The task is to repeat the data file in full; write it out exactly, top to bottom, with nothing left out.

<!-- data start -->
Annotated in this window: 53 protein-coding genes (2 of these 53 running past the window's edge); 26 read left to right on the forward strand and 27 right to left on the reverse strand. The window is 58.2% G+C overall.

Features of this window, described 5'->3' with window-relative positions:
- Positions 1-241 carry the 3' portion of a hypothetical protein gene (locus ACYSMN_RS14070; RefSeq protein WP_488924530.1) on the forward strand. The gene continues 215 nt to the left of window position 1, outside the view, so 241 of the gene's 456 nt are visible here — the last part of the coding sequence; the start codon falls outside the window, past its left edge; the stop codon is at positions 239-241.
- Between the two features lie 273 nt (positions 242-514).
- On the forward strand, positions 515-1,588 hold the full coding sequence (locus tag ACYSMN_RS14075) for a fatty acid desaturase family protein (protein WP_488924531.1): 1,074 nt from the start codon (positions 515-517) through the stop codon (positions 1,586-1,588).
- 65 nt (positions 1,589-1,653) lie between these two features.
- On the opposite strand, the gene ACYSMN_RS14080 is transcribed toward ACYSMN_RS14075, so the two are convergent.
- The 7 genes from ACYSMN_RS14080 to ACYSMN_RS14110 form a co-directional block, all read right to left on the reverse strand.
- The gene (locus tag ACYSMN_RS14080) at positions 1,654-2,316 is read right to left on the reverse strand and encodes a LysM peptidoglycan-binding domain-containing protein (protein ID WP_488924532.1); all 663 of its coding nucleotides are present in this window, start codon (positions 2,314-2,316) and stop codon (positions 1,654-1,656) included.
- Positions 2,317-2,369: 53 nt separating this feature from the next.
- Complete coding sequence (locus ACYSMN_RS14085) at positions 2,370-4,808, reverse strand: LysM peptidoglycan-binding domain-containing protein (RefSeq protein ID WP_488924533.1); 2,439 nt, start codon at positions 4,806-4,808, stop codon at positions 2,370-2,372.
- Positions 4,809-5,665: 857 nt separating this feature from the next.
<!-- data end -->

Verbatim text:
Annotated in this window: 53 protein-coding genes (2 of these 53 running past the window's edge); 26 read left to right on the forward strand and 27 right to left on the reverse strand. The window is 58.2% G+C overall.

Features of this window, described 5'->3' with window-relative positions:
- Positions 1-241 carry the 3' portion of a hypothetical protein gene (locus ACYSMN_RS14070; RefSeq protein WP_488924530.1) on the forward strand. The gene continues 215 nt to the left of window position 1, outside the view, so 241 of the gene's 456 nt are visible here — the last part of the coding sequence; the start codon falls outside the window, past its left edge; the stop codon is at positions 239-241.
- Between the two features lie 273 nt (positions 242-514).
- On the forward strand, positions 515-1,588 hold the full coding sequence (locus tag ACYSMN_RS14075) for a fatty acid desaturase family protein (protein WP_488924531.1): 1,074 nt from the start codon (positions 515-517) through the stop codon (positions 1,586-1,588).
- 65 nt (positions 1,589-1,653) lie between these two features.
- On the opposite strand, the gene ACYSMN_RS14080 is transcribed toward ACYSMN_RS14075, so the two are convergent.
- The 7 genes from ACYSMN_RS14080 to ACYSMN_RS14110 form a co-directional block, all read right to left on the reverse strand.
- The gene (locus tag ACYSMN_RS14080) at positions 1,654-2,316 is read right to left on the reverse strand and encodes a LysM peptidoglycan-binding domain-containing protein (protein ID WP_488924532.1); all 663 of its coding nucleotides are present in this window, start codon (positions 2,314-2,316) and stop codon (positions 1,654-1,656) included.
- Positions 2,317-2,369: 53 nt separating this feature from the next.
- Complete coding sequence (locus ACYSMN_RS14085) at positions 2,370-4,808, reverse strand: LysM peptidoglycan-binding domain-containing protein (RefSeq protein ID WP_488924533.1); 2,439 nt, start codon at positions 4,806-4,808, stop codon at positions 2,370-2,372.
- Positions 4,809-5,665: 857 nt separating this feature from the next.